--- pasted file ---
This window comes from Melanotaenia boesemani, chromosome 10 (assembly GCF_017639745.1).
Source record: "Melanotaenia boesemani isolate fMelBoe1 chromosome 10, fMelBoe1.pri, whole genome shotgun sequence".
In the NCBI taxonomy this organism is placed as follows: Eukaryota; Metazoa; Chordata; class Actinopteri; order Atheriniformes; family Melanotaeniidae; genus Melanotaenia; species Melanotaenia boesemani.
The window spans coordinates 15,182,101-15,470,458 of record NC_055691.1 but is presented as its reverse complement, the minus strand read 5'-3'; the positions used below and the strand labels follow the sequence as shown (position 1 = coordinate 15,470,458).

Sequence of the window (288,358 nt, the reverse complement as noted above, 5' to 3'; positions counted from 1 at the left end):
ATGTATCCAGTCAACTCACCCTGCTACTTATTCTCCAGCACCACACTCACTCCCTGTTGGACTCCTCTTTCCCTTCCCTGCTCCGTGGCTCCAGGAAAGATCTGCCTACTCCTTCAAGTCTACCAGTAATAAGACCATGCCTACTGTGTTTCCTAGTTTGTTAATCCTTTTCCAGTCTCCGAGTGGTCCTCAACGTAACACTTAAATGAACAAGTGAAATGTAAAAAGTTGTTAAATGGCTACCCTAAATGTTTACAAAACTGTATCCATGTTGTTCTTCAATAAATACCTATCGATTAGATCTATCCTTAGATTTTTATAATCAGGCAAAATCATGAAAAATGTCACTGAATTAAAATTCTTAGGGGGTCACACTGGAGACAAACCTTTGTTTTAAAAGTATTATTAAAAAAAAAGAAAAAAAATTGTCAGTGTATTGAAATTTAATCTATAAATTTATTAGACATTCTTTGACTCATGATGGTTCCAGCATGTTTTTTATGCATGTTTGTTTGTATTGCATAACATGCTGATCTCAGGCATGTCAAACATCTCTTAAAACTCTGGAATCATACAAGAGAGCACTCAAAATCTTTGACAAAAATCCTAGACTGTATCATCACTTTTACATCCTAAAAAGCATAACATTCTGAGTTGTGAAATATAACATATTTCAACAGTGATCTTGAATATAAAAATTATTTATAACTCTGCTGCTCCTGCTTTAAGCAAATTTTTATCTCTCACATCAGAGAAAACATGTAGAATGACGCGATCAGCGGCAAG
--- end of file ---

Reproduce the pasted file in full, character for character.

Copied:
This window comes from Melanotaenia boesemani, chromosome 10 (assembly GCF_017639745.1).
Source record: "Melanotaenia boesemani isolate fMelBoe1 chromosome 10, fMelBoe1.pri, whole genome shotgun sequence".
In the NCBI taxonomy this organism is placed as follows: Eukaryota; Metazoa; Chordata; class Actinopteri; order Atheriniformes; family Melanotaeniidae; genus Melanotaenia; species Melanotaenia boesemani.
The window spans coordinates 15,182,101-15,470,458 of record NC_055691.1 but is presented as its reverse complement, the minus strand read 5'-3'; the positions used below and the strand labels follow the sequence as shown (position 1 = coordinate 15,470,458).

Sequence of the window (288,358 nt, the reverse complement as noted above, 5' to 3'; positions counted from 1 at the left end):
ATGTATCCAGTCAACTCACCCTGCTACTTATTCTCCAGCACCACACTCACTCCCTGTTGGACTCCTCTTTCCCTTCCCTGCTCCGTGGCTCCAGGAAAGATCTGCCTACTCCTTCAAGTCTACCAGTAATAAGACCATGCCTACTGTGTTTCCTAGTTTGTTAATCCTTTTCCAGTCTCCGAGTGGTCCTCAACGTAACACTTAAATGAACAAGTGAAATGTAAAAAGTTGTTAAATGGCTACCCTAAATGTTTACAAAACTGTATCCATGTTGTTCTTCAATAAATACCTATCGATTAGATCTATCCTTAGATTTTTATAATCAGGCAAAATCATGAAAAATGTCACTGAATTAAAATTCTTAGGGGGTCACACTGGAGACAAACCTTTGTTTTAAAAGTATTATTAAAAAAAAAGAAAAAAAATTGTCAGTGTATTGAAATTTAATCTATAAATTTATTAGACATTCTTTGACTCATGATGGTTCCAGCATGTTTTTTATGCATGTTTGTTTGTATTGCATAACATGCTGATCTCAGGCATGTCAAACATCTCTTAAAACTCTGGAATCATACAAGAGAGCACTCAAAATCTTTGACAAAAATCCTAGACTGTATCATCACTTTTACATCCTAAAAAGCATAACATTCTGAGTTGTGAAATATAACATATTTCAACAGTGATCTTGAATATAAAAATTATTTATAACTCTGCTGCTCCTGCTTTAAGCAAATTTTTATCTCTCACATCAGAGAAAACATGTAGAATGACGCGATCAGCGGCAAG